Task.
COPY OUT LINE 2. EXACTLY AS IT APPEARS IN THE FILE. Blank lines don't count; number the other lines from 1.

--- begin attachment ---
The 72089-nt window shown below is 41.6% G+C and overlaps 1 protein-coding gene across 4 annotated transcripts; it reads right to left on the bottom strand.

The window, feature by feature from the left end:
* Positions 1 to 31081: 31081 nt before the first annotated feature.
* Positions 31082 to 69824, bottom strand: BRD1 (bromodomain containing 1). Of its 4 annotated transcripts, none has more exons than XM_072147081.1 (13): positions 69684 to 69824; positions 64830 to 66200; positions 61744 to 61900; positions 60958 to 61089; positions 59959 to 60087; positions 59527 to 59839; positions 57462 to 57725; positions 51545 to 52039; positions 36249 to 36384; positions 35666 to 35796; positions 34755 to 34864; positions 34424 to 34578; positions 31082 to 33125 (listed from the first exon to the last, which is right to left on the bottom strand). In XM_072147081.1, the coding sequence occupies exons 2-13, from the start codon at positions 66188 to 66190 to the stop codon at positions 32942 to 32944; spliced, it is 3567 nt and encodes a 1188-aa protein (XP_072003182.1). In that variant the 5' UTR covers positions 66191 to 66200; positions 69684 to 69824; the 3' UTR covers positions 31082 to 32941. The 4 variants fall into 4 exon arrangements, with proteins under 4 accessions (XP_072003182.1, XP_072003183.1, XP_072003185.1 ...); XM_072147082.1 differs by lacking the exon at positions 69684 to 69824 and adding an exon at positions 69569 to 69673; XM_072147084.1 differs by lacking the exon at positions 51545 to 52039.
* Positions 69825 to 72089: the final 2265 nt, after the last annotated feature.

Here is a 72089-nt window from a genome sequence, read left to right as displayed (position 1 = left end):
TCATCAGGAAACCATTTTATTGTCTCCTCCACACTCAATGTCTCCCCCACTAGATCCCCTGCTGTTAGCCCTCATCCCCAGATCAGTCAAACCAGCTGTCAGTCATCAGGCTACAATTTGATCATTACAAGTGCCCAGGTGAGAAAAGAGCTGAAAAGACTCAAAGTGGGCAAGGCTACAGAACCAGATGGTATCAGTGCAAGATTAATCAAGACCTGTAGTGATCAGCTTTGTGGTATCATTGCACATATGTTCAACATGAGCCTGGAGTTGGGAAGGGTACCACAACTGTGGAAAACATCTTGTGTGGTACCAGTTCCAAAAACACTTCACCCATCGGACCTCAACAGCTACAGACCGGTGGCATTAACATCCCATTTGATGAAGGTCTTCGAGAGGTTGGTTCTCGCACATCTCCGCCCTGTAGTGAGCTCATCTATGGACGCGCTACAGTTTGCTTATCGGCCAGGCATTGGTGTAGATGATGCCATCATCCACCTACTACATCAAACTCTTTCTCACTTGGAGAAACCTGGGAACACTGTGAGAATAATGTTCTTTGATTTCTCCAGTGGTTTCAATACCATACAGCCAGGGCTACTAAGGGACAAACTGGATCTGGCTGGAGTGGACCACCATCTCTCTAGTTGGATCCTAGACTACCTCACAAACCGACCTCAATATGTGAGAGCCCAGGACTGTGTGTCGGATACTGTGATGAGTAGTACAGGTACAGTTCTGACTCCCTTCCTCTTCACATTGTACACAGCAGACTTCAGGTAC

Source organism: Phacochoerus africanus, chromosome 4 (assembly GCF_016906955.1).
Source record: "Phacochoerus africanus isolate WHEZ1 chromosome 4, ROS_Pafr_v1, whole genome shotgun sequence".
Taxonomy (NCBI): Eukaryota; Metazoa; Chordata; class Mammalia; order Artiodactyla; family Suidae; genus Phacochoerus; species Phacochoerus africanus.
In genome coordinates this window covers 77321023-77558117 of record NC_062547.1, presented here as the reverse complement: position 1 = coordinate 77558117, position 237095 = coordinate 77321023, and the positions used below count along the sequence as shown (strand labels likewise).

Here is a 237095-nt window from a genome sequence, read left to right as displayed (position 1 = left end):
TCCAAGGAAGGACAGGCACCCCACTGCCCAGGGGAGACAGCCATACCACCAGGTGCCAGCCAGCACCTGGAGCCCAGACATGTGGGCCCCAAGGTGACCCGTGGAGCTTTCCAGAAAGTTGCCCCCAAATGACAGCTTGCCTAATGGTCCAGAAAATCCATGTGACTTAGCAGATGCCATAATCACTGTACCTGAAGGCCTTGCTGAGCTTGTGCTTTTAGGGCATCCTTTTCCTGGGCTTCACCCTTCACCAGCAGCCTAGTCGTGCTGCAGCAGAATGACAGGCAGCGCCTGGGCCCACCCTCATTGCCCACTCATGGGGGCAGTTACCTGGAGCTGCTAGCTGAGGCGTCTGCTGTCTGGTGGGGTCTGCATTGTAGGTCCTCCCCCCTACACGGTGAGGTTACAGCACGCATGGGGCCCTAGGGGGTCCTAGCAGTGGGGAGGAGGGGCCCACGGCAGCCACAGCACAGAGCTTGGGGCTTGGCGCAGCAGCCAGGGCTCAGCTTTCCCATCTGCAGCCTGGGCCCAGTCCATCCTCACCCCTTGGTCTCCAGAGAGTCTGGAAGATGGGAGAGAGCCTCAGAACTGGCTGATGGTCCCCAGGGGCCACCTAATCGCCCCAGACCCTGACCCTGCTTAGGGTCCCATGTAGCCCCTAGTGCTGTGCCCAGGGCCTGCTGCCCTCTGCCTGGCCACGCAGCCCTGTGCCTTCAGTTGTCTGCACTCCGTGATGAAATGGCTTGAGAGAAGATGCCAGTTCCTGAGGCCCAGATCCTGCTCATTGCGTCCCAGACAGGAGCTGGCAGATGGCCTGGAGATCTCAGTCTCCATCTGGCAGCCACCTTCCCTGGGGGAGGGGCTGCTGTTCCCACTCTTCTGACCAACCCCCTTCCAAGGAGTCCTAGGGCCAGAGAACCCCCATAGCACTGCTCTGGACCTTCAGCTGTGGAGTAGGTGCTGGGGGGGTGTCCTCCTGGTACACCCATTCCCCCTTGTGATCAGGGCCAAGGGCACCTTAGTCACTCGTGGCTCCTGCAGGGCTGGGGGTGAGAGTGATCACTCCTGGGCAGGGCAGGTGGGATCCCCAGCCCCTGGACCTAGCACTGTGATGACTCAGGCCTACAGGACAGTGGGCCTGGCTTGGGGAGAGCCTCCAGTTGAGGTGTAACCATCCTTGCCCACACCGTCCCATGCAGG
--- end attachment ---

The window, feature by feature from the left end: